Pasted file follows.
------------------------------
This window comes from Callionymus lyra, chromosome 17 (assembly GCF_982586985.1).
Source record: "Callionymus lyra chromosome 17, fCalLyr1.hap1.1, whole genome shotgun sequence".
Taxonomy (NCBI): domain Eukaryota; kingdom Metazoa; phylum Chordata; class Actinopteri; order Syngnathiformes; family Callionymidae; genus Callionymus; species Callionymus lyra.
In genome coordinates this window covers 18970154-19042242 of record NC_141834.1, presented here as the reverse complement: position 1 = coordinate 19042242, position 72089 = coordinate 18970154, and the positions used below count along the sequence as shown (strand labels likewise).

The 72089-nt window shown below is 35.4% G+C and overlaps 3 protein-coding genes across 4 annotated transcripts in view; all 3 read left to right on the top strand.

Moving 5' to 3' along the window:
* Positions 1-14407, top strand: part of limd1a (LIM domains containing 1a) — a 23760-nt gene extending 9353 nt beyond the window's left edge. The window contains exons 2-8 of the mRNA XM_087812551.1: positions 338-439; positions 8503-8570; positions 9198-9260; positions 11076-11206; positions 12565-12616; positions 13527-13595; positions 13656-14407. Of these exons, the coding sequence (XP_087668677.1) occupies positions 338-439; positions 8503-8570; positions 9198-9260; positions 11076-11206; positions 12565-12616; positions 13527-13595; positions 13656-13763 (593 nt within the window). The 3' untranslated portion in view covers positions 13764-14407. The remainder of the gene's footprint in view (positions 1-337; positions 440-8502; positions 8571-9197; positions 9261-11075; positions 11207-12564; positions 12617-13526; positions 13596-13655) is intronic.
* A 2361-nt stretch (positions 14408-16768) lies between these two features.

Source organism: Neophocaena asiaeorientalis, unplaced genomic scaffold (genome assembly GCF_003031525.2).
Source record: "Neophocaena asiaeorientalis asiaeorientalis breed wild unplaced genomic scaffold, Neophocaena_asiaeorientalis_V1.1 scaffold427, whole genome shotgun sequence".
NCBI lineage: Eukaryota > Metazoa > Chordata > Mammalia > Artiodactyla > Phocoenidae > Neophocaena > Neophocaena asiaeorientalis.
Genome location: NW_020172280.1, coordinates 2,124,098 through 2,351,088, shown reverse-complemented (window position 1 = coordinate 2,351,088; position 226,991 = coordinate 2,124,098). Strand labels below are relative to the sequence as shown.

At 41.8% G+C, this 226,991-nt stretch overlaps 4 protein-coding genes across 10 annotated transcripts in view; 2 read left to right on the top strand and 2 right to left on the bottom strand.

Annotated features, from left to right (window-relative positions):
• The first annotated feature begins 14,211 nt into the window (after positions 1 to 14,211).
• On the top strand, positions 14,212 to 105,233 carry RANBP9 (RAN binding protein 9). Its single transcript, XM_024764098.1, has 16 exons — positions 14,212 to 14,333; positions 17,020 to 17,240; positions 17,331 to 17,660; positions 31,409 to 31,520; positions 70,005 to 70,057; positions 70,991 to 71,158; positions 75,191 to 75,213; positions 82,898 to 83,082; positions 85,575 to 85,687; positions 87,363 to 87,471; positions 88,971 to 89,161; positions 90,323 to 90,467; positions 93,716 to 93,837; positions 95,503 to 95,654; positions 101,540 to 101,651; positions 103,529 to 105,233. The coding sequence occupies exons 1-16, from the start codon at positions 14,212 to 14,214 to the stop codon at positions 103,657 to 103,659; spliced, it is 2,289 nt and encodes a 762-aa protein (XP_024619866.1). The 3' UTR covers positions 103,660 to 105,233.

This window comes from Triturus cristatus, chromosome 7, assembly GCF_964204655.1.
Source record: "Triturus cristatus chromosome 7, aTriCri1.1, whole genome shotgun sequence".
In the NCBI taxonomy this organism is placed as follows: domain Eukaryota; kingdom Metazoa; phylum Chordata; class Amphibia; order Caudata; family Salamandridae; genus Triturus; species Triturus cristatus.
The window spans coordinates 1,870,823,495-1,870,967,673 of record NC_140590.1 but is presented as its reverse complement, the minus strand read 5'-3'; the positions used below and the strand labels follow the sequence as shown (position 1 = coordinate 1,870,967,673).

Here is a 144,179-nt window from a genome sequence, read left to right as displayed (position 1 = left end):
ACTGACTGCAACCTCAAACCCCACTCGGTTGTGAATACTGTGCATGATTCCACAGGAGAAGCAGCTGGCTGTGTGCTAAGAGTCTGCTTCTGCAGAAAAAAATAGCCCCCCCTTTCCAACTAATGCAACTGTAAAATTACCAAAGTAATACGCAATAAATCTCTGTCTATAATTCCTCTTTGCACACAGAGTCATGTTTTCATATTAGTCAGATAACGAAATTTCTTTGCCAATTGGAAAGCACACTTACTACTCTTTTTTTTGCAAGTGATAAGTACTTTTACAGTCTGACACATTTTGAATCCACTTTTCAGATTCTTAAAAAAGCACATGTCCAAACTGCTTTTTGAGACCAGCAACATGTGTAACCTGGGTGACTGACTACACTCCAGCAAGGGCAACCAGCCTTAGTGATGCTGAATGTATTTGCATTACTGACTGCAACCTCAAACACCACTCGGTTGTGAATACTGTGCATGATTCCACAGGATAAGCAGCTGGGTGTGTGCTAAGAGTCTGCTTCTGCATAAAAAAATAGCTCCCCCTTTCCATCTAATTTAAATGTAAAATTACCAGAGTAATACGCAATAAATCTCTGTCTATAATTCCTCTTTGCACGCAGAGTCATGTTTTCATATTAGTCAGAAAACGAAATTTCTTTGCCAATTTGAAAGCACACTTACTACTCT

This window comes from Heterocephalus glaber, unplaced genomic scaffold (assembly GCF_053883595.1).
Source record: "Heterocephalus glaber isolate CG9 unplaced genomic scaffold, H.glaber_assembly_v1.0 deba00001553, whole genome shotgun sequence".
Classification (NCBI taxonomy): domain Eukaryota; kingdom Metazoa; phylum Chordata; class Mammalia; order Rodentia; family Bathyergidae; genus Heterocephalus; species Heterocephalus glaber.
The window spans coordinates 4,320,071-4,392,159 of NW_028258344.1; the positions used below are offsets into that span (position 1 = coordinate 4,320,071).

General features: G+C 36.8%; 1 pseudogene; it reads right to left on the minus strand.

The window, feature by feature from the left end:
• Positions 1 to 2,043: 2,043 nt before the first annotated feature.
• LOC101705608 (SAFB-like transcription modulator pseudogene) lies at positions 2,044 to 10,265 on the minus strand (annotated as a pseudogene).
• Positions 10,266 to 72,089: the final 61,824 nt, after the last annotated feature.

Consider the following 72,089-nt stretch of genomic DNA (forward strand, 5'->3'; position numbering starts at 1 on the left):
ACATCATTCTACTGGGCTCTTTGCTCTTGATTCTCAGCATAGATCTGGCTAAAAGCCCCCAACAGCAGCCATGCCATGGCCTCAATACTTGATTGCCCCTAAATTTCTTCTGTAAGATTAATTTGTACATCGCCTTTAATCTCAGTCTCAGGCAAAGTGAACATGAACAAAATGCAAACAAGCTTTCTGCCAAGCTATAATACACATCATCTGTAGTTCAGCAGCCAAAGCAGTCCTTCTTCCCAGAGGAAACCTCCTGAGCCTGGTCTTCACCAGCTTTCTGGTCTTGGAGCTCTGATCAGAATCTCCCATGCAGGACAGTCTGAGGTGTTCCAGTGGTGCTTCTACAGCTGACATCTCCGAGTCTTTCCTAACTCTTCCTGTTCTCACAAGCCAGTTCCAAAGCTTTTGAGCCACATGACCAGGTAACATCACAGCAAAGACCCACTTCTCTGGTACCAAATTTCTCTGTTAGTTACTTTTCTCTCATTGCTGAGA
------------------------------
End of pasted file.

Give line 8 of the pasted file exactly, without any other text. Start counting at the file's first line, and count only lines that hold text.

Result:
* A 2361-nt stretch (positions 14408-16768) lies between these two features.